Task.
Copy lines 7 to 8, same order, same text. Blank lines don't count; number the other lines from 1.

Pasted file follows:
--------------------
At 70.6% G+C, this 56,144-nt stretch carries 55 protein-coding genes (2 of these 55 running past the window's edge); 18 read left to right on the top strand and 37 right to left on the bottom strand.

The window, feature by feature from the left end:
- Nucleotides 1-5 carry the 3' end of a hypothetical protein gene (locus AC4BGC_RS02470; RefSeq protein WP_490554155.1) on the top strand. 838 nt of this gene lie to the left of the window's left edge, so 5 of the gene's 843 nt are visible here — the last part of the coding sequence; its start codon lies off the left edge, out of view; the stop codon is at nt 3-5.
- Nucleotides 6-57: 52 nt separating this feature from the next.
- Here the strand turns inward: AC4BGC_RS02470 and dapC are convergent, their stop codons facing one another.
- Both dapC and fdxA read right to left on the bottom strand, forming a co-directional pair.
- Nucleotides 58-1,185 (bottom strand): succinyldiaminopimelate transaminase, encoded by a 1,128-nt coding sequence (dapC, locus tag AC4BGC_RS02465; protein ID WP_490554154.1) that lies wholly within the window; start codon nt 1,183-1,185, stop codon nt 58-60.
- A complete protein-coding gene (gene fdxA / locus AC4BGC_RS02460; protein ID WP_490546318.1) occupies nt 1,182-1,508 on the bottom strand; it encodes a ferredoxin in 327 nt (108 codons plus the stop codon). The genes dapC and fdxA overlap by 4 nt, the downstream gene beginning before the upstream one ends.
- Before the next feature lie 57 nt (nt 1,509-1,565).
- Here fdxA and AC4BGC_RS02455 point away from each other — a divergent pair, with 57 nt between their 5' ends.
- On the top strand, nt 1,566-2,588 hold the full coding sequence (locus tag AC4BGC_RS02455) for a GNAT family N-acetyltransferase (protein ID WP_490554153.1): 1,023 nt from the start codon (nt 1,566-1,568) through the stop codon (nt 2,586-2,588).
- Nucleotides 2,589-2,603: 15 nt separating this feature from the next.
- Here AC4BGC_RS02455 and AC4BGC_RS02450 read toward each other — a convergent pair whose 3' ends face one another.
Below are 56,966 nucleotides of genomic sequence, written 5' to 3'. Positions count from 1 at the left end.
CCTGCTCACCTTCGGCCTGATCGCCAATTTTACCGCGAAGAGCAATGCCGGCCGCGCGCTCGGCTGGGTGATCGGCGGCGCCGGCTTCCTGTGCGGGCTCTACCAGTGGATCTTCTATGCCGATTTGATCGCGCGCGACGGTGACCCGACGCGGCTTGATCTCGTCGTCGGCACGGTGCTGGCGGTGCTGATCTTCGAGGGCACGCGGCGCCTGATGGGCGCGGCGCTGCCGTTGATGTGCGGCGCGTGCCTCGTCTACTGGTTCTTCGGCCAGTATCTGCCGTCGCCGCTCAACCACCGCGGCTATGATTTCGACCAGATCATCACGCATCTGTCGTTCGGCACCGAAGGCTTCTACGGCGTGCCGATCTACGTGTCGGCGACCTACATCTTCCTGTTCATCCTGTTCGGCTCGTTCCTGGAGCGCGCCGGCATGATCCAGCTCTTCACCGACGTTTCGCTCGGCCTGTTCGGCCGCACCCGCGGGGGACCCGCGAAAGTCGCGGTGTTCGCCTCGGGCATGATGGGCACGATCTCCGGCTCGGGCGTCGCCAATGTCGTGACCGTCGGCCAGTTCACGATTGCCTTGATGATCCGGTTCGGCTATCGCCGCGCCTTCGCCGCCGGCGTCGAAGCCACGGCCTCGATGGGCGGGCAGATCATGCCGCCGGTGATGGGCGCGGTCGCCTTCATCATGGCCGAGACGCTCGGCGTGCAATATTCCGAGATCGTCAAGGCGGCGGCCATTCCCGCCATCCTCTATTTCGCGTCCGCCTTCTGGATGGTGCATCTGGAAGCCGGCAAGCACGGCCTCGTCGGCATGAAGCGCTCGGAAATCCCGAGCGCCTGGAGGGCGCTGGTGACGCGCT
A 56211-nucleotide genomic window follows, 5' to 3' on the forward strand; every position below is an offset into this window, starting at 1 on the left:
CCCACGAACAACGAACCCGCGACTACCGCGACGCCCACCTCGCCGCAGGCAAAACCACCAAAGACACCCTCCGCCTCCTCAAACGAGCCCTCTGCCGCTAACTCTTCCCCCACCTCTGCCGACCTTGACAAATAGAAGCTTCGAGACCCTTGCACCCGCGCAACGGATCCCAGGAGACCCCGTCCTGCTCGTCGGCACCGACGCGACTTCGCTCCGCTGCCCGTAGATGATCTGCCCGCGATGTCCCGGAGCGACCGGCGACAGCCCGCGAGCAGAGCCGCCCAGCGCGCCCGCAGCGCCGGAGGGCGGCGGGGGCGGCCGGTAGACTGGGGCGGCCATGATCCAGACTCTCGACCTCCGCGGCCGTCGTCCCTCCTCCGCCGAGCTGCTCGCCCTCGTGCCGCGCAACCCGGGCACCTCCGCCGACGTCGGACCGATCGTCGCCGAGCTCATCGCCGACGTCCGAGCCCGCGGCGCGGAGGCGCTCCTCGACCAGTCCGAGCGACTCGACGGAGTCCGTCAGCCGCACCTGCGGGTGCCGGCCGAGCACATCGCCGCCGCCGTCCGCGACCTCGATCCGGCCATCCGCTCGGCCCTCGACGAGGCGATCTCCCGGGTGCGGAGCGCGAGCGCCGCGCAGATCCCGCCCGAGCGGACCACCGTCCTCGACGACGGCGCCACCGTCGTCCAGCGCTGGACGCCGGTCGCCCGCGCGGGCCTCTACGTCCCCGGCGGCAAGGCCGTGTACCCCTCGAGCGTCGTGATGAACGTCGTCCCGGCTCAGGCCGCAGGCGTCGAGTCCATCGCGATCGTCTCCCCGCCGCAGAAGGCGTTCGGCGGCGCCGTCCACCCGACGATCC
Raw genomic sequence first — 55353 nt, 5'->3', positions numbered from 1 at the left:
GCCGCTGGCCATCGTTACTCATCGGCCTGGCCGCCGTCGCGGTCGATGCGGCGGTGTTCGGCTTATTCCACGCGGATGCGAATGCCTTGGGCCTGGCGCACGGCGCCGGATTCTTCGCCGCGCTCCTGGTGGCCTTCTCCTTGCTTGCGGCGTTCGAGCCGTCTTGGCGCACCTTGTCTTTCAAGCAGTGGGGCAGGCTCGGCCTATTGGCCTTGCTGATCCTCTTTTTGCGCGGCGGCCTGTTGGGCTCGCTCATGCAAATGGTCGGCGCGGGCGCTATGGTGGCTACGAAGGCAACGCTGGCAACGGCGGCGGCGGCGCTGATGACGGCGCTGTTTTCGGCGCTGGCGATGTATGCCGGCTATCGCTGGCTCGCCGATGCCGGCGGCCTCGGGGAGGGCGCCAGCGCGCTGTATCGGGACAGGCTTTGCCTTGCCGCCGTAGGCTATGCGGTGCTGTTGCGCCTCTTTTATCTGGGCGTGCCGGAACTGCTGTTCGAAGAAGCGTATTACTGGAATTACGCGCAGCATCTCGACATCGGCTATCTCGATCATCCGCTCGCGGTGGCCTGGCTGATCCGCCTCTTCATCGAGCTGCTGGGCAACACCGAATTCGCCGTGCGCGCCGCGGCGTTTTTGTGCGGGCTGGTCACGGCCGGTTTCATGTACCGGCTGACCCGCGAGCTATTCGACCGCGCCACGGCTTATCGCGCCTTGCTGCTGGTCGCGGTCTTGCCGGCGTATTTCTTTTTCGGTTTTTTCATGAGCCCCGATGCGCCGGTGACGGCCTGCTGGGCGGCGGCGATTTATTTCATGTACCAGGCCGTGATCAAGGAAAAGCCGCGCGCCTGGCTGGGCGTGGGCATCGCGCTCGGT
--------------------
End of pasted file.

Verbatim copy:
- Nucleotides 58-1,185 (bottom strand): succinyldiaminopimelate transaminase, encoded by a 1,128-nt coding sequence (dapC, locus tag AC4BGC_RS02465; protein ID WP_490554154.1) that lies wholly within the window; start codon nt 1,183-1,185, stop codon nt 58-60.
- A complete protein-coding gene (gene fdxA / locus AC4BGC_RS02460; protein ID WP_490546318.1) occupies nt 1,182-1,508 on the bottom strand; it encodes a ferredoxin in 327 nt (108 codons plus the stop codon). The genes dapC and fdxA overlap by 4 nt, the downstream gene beginning before the upstream one ends.